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PLAY Framework

 

PLAY Framework Developers

 
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PLAY Framework can be termed as the RAILS for JAVA and SCALA. It has made development using JAVA/SCALA extremely simple. PLAY leverage’s the power of JAVA and SCALA. It makes it straightforward to build web applications in an environment that is not JAVA Enterprise-centric. We call ourselves a PLAY framework company based in India and our team includes experienced PLAY framework developers.

At Siddhatech, we have successfully completed more than 3 large portals in PLAY. The richness of the framework and the advantage of a JAVA environment definitely have raised the bar for PLAY. It is difficult though to compare it against the other well-known frameworks like SYMFONY, DJANGO and RAILS since PLAY provides all the features that these frameworks also offer. JAVA/SCALA with the simplicity of RAILS, DJANGO and SYMFONY – is a dangerously winning combination.

 

Advantages of Using the PLAY Framework

 

  • No configuration required – download and develop.
  • Integrated unit testing.
  • PLAY comes with a lot of stuff already built in.
  • CRUD – admin UI can be built easily.
  • Deployment process is simpler.

 

Popular JAVA Libraries Used by PLAY Framework

 

  • JBoss Netty for the web server.
  • PLAY provides dependency injection support based on JSR 330.
  • The default JSR 330 implementation that comes with PLAY is Guice.
  • Twirl for the template engine.
  • The Eclipse compiler for hot-reloading.
  • The PLAY plugin adds support for building, testing and running PLAY applications with Gradle.

 

Apache Ivy for Dependency Management

 

PLAY leverage’s the advantages of Agile development processes and targets restful architecture. The integrated test runner makes it easy for you do test-drive development. You can write all kinds of tests, from simple unit tests to full acceptance tests and run them directly in a browser using Selenium. Code coverage can also be measured.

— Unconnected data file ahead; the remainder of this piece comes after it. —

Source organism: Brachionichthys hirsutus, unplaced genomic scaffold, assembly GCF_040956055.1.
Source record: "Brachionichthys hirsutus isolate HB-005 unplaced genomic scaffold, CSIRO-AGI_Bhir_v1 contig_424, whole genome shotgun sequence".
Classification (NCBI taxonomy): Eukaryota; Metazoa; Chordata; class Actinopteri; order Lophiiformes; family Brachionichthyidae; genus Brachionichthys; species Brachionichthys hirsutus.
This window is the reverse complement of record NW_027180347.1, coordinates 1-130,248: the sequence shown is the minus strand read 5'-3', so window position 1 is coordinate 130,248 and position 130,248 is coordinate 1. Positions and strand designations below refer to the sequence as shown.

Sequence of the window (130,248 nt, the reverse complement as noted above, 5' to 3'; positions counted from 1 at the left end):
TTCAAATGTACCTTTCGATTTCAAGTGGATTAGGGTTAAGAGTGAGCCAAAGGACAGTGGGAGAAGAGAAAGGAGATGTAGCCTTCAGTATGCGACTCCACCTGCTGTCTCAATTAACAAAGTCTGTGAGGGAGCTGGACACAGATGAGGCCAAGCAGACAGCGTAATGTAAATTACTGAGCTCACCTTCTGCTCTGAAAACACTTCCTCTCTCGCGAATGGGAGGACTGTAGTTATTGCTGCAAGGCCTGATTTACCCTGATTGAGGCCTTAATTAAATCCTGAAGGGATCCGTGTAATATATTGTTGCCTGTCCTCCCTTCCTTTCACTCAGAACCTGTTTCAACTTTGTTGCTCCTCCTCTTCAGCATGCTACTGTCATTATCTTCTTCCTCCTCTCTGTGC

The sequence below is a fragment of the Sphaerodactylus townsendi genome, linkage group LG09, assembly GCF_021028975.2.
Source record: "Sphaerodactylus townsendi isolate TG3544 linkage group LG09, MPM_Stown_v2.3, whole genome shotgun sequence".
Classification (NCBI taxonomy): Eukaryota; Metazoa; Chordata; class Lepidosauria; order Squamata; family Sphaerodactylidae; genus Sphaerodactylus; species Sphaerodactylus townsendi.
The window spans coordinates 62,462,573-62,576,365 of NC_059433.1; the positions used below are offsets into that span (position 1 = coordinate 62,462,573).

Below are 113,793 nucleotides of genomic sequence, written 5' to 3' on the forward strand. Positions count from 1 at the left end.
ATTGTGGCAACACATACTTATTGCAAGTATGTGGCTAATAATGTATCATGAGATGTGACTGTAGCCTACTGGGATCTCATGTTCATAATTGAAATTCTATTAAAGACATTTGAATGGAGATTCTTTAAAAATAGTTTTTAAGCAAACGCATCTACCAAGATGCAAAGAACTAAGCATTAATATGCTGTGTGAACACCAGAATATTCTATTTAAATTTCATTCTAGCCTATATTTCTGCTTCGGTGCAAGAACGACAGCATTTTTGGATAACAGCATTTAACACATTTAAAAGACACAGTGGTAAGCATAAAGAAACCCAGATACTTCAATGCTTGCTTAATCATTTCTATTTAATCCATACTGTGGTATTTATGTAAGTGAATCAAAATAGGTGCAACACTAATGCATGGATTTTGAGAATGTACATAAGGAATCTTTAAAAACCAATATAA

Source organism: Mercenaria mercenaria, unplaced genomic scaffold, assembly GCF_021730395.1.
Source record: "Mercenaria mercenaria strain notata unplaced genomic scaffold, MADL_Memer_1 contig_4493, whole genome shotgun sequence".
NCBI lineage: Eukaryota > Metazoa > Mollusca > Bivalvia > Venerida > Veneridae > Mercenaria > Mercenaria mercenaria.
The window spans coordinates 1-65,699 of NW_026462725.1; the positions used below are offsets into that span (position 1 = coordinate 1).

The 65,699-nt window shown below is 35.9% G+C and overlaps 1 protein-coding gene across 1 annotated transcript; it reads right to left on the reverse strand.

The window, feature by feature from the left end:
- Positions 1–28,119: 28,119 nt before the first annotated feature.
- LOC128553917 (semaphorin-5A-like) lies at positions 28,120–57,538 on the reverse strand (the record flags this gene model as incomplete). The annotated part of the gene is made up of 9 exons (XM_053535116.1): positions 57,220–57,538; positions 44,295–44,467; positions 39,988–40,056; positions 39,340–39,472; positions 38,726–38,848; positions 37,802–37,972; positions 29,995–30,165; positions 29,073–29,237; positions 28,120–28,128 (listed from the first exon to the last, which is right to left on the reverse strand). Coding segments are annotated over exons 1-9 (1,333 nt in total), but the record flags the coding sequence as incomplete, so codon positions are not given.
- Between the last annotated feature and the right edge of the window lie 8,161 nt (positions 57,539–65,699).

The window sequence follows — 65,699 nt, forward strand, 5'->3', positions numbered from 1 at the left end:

Will SCALA Lead the Language Battles?

 

Martin Odersky put in years of effort to create a new perfect language – SCALA. Given his experience in JAVA Generics, he really has made SCALA appear perfect.

But, can an average programmer grasp the intricacies of this language? We have immense admiration for this guy – really he can be placed on pedestal given his thoroughness and clarity. But, can everyone apply and think like him? Can average programmers really understand the depths of SCALA and apply the concepts as required? Will SCALA remain a language for the affluent programmers? The context of affluence here is different – here it implies programming gods and demigods.

What about the mere mortals who are so used to languages like PHP, C# and Ruby – where many-a-time programmers will apply techniques without understanding them thoroughly. When all hell breaks loose – there is a mad rush for Stack Overflow to understand the concept that was really applied.

 

We actually doubt how this can happen in SCALA? Can anyone blindly apply concepts like;

 

  • Traits.
  • Case Classes and Pattern Matching.
  • Type Parameterization.
  • Currying.

and even if they do – will there be an answer on Stack Overflow? So even though a great language has been created – will it be widely accepted?

We are currently using SCALA in a couple of projects that we have developed using the PLAY framework. PLAY, no doubt, makes it easier to apply the language intricacies but it’s like if you don’t know that you have been given the keys of a Jaguar or a Lamborghini and you drive it assuming you have a mere sedan – does it really make sense to invest in an expensive near perfect car?

The merits of SCALA are huge – parallel processing, multi-threading with Akka, etc. It has the scope to be the Pied Piper but we clearly believe that Lightbend, formerly known as Typesafe, must find more evangelists to help propagate the language. On a more pessimistic note, if the marketing of the language fails it may die a slow death because JAVA 8 is catching up and it will be hard to push the seasoned JAVA developers to adopt a new language with a thin line of difference in features.

We have sunk in our teeth though – since we prefer to be a bit more different than a run of the mill web development companies. We really want to invest more time & money in SCALA but that implies a steep teaching curve. Let’s wait and watch!

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